5:02 AM – 5: 56 AM in Baton Rouge, Louisiana:
At a rest stop before we hit the road again for New Orleans, and I realize that for the first time ever, I’m going to watch the sun rise in the South this morning.
Baton Rouge is beautiful, filled with houses amid shrubs through nearly every square block that I can see. The houses look old! Though not in a decrepit way, but in an historical, timeless way. And somehow, it’s as if the houses are smaller versions of the taller churches that make their mark not far from them, as if they’re in some sort of perfect harmony together.
In a moment, we’re on the highway again, but this time as I glance through the window, I see the blue hue of the morning almost wrestling with the nearly black clouds that are still lingering around, as if the latter refuse to give up the night without a fight.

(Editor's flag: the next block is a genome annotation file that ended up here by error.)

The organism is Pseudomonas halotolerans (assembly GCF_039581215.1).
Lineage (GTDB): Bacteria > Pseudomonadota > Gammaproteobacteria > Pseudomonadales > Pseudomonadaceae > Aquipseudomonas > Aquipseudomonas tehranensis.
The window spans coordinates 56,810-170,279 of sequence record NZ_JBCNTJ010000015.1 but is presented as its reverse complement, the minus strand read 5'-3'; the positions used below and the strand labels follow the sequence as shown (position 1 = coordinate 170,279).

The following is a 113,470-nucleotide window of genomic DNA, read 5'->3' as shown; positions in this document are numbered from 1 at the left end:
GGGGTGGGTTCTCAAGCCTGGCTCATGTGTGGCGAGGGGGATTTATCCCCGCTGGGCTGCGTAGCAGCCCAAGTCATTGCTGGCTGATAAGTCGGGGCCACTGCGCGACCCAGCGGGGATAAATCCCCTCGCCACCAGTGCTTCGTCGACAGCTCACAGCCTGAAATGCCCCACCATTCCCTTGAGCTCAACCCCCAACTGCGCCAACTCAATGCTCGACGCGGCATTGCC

But with each second that passes, more black clouds disappear, as the next day is set to take the stage. Now, in the distance I can see a white hue, accentuated by an orange glimmer underneath.
The sun is rising.
I’m in the South, and the South is already so distinct from the dirt trails of Texas that preceded it! Here the greenery is more than just grass, but it’s a lush mass of trees that make for more forestry than just mere decoration.
The sun continues to rise, and the white hue is now pulsing with orange radiance, like a cell awakened by new blood. At the same time, no longer as dark as before, the black clouds are becoming like still fossils of the night, the fingerprints of another time.
But they won’t be fossils for long. Soon the new sky transforms them, turning each cloud into a milky blue collection of scattered cells.
The sky now belongs to the morning, and just like that, I belong with it.